Immigrant, business advocates frustrated by Biden’s humanitarian parole for new arrivals

WASHINGTON — Immigration advocates and business leaders on Friday urged President Joe Biden to use his executive authority to extend work visas to long-term undocumented people and immigrant spouses of U.S. citizens, following his State of the Union address Thursday night that centered on the economy and immigration reform.

In a Friday press call organized by the American Business Immigration Coalition, a group that advocates for immigration reform as an economic benefit, they expressed frustration that the Biden administration has granted new migrants humanitarian parole in order to quickly give them protections and the ability to work in the United States — but had not extended the same privileges to people who are undocumented who have been in the country for longer.

And noting that Congress has failed to act on immigration reform in nearly 40 years, and that a bipartisan deal on border security quickly fell apart last month, those advocates and business leaders see an executive order as the only path forward.

“We have no (other) choice than to knock on the door of the White House,” Al Cardenas, a business leader and co-chairman of the American Business Immigration Coalition, said Friday. “Everyone’s frustrated.”

Americans with undocumented spouses also expressed their frustration and pushed for executive action to grant relief for the more than 1.1 million Americans who fear their undocumented spouses could face deportation.

“‘I will not separate families.’ That’s what President Biden said last night,” Ashley DeAzevedo, the president of American Families United, said of Biden’s State of the Union speech. “Those may be just five words to some people, but to me … they are a promise, a commitment to our families and our futures.”

Immigration in spotlight

The immigration section of Biden’s State of the Union speech to Congress focused on how Republicans walked away from a bipartisan border deal and how Biden wants to work with Congress to overhaul U.S. immigration law.

As Biden spoke about immigration, he was often interrupted by Republicans, who that day had passed a House bill named for a murdered college student from Georgia, Laken Riley, whose death conservatives have tied to White House immigration policies.

Immigration, specifically the issue of how to stem the flow of migration at the southern border, has become a central campaign topic in the presidential rematch between Biden and GOP front-runner Donald J. Trump.

U.S. Democratic Rep. Delia Ramirez of Illinois said she was disappointed that Biden did not support expanding work visas for immigrants, noting that there are nearly 9 million job openings nationwide. 

While Biden said that some of his legislative accomplishments will create millions of new jobs, Ramirez argued that “we need workers for those jobs.”

“Immigrants help strengthen our economy,” she said. “Immigrants fill those jobs that we desperately need to fill. Immigrants are anxious to continue to contribute more revenue into our tax rolls.”


The frustration over work permits comes as the Biden administration deals with the largest number of migrant encounters at the U.S.-Mexico border in 20 years and has used broad authority to grant those migrants work visas under humanitarian parole.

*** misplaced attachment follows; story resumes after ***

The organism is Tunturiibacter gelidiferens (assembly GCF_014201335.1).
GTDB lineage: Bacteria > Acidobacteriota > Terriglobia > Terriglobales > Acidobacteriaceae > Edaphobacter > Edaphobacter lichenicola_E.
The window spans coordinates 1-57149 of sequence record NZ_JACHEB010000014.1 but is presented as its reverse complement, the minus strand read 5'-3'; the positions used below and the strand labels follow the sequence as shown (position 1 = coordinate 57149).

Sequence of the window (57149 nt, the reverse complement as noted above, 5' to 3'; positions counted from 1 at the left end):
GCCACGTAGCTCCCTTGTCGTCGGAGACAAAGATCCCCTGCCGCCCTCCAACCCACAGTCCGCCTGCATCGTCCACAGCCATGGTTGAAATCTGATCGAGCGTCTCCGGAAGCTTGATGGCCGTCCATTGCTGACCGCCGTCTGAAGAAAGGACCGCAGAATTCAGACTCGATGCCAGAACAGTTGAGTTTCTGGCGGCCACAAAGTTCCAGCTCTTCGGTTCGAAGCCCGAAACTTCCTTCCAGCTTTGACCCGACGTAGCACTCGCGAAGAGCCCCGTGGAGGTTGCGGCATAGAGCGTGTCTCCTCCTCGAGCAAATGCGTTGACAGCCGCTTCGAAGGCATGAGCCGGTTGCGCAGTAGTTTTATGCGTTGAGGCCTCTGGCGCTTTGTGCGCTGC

Sam Sanchez, a board member of the National Restaurant Association, said undocumented workers who have waited on their visas for decades feel like they are “being leapfrogged with new (migrant) arrivals.”

“We’re here to help everybody out,” Sanchez said. “But we cannot forget the long-term migrants that (have) been contributing to our economy.”

There are more than 10 million undocumented people in the U.S., many who have lived in the country for decades.

Rebecca Shi, the executive director of the American Business Immigration Coalition, said that the Biden administration’s frequent use of humanitarian parole is what inspired their push for the president to grant work visas for long-term undocumented people.

“We didn’t think (this) was possible, but you know, he’s granted 1.4 million work permits to the new migrants,” she said. “So, at least extend the same benefits for those who’ve been working and sweating and paying taxes here for decades.”

Undocumented spouses 

Shi added that many of those undocumented workers who live in mixed-status families, meaning that some are U.S. citizens and some undocumented, also live in swing states. Some of those swing states include Arizona, Georgia, Michigan, North Carolina, Nevada, Pennsylvania and Wisconsin.

“That’s a political reality,” she said.

DeAzevedo said that American Families United, which represents U.S. citizens and their undocumented spouses, is launching campaigns in California, Colorado, Pennsylvania and Wisconsin to demand the “simple right for our spouses to work legally in this country that is their home.”

“The state of our unions is tired, frustrated and left out,” DeAzevedo said.

One person who feels that way was introduced only as Allyson, a U.S. citizen who has been married to an undocumented immigrant, with whom she has three children, for more than 20 years. She did not disclose her full name.

“We are tired and, frankly, so angry at this administration,” Allyson said. “Year after year we continue to live in trauma and fear of separation, especially if an unfriendly administration takes over again.”

She said that she and her family feel disrespected.

“We see over 1 million recently arrived new migrants gain work permits and family reunification through parole, while we… waited 20 years, working, paying taxes,” she said.

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